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Searching for mythical creatures; enjoying what was found

Sasquatch, chupacabra, Yellow Rail and White-eyed Vireo have long been mythical creatures, at least for me in Nebraska.  I’ll leave the two mammals to be discussed elsewhere (this IS a blog about birds).   On the other hand, I have long sought to find the two mythical birds in Nebraska.

The Yellow Rail is a small marshbird that should migrate through Nebraska in spring and fall between breeding and wintering areas.   It has only been documented on a handful of occasions because it is secretive and elusive.   On Monday, I joined Paul Dunbar to search areas in southeast Nebraska thought to be good habitat for this species.  Late September and early October is believed to be the time when Yellow Rails are moving through our area.  Paul is doing a Nebraska big year (attempting to see as many species in the state in one year).  He has already set a new Nebraska record and he still has over two months to add more species.  Yellow Rail would be a lifer and a year bird for both of us.  One does not find a Yellow Rail through casual observation; success requires work.  Our approach was to drag a light rope over rail habitat in the hopes of flushing one and catching a brief glimpse before it would land and disappear in the vegetation.

Yellow Rail rope drag
Paul Dunbar at the other end of the rope (actually an extension cord). We dragged the rope in an attempt to flush the mythical Yellow Rail. Plastic coffee containers and cans with rocks were attached to the rope to add girth and noise.

Even though we walked several miles dragging rope, our attempt to find Yellow Rails failed.  Furthermore, this was my fourth failed attempt to flush a Yellow Rail.  We did enjoy seeing other seasonal migrants such as Marsh Wrens and LeConte’s Sparrows.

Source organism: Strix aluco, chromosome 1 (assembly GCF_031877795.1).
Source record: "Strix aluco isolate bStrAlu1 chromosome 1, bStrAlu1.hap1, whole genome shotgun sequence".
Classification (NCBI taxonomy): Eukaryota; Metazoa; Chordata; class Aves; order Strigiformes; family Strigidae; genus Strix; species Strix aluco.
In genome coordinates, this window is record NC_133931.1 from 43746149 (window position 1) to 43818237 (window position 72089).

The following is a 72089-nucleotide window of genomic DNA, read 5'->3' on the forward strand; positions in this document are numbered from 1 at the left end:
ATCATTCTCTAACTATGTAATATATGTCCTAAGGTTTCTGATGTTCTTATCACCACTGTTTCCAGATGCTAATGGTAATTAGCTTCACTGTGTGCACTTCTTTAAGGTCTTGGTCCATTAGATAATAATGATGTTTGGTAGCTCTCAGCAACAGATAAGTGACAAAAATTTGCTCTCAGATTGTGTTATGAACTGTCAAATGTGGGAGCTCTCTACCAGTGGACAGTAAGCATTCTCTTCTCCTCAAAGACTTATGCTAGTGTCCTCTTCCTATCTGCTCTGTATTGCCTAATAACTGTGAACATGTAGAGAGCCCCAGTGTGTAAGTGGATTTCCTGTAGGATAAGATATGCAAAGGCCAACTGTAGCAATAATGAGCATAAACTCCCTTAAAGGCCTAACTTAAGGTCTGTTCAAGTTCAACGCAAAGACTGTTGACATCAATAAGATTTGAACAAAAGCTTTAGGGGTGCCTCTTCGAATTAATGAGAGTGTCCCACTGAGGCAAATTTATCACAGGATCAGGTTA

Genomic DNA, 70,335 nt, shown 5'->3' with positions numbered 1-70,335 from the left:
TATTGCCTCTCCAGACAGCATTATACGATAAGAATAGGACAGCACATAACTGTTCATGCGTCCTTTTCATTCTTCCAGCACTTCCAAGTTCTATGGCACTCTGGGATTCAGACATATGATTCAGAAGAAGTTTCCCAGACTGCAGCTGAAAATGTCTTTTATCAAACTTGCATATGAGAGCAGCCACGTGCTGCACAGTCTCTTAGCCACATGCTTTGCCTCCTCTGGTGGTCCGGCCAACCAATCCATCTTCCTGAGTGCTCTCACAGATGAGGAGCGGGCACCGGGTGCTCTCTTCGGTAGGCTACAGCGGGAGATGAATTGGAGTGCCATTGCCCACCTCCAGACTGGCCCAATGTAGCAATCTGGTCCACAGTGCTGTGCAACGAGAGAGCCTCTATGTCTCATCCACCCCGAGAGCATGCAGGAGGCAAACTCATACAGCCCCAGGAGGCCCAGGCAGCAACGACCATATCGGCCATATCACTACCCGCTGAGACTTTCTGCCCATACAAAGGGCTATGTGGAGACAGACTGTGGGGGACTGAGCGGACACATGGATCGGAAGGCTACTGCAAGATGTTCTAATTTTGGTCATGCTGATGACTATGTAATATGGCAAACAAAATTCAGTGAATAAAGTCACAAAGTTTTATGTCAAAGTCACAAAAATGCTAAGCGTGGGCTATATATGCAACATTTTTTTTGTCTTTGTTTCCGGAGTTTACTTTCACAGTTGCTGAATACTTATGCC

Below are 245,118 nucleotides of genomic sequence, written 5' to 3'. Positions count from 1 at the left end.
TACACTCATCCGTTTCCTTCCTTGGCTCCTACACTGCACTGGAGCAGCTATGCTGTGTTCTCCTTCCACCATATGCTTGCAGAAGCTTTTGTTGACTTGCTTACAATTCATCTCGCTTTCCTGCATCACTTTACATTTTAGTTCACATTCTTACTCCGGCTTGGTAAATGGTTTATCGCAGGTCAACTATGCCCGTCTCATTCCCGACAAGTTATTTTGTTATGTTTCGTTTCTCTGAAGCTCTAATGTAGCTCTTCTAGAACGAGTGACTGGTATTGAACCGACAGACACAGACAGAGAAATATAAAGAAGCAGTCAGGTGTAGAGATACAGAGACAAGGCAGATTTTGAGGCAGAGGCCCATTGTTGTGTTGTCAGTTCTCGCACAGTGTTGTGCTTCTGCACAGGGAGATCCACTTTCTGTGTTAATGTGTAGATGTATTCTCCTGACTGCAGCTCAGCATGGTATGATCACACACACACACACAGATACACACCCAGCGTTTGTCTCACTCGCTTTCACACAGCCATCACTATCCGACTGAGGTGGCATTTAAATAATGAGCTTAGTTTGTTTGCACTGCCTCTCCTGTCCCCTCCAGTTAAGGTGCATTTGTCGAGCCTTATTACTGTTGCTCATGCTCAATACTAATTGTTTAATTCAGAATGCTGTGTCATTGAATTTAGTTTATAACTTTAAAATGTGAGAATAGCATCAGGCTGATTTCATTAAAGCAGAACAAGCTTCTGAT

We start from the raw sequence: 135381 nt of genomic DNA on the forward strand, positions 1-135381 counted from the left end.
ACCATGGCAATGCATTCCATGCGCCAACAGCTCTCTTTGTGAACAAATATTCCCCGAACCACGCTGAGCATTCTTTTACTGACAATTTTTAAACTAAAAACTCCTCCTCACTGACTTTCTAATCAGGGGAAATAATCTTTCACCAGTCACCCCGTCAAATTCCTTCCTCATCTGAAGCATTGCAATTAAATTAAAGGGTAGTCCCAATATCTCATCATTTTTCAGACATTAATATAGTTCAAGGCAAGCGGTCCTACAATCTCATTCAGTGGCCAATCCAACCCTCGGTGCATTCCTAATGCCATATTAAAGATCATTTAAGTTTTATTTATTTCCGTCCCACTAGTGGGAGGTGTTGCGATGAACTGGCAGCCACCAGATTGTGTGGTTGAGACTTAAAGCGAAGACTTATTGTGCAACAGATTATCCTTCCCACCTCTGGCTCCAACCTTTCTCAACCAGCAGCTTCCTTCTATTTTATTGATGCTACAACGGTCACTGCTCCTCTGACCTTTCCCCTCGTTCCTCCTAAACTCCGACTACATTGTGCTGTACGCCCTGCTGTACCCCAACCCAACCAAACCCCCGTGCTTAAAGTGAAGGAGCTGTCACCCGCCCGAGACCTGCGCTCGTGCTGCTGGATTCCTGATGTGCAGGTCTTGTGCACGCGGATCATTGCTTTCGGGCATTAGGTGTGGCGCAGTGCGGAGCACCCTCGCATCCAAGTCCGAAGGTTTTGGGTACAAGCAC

LeConte's Sparrow at Little Salt Fork Marsh
LeConte’s Sparrows are moving through eastern Nebraska this time of year. It is a skulking species found in moist grasslands and marshes, such as Little Salt Fork marsh north of Lincoln, where this bird was observed. Like most sparrows, LeConte’s appear plain and dull when observed from a distance. Up close, they are richly colored and intricately patterned and are quite stunning.
Marsh Wren in cattails
Marsh Wrens are also somewhat secretive and typically occur in emergent wetland vegetation, such as cattails. We saw several.

The White-eyed Vireo is another mythical creature, or, at least it was until Sunday.   The White-eyed Vireo is a small songbird that occurs to the south and east of Nebraska, but just about every year one is found in Nebraska.  In my decades of birding in this state, this bird has eluded me.  It was my nemesis.  On Friday, it was reported that Sam Manning found this White-eyed Vireo at Standing Bear Lake on the northwest side of Omaha.  Chasing birds is a gamble and I thought it was unlikely that this White-eyed Vireo would stick around with the passage of the big cold front over the weekend.  Shockingly, I, along with Justin Rink, relocated the White-eyed Vireo and I can finally “tick it” on my state list. The White-eyed Vireo is no longer a myth or a nemesis.


This YouTube video is for people that dont’ want to wait decades to see a White-eyed Vireo.

About Joel Jorgensen

Joel Jorgensen is a Nebraska native and he has been interested in birds just about as long as he has been breathing. He has been NGPC’s Nongame Bird Program Manager for eight years and he works on a array of monitoring, research, regulatory and conservation issues. Nongame birds are the 400 or so species that are not hunted and include the Whooping Crane, Least Tern, Piping Plover, Bald Eagle, and Peregrine Falcon. When not working, he enjoys birding.

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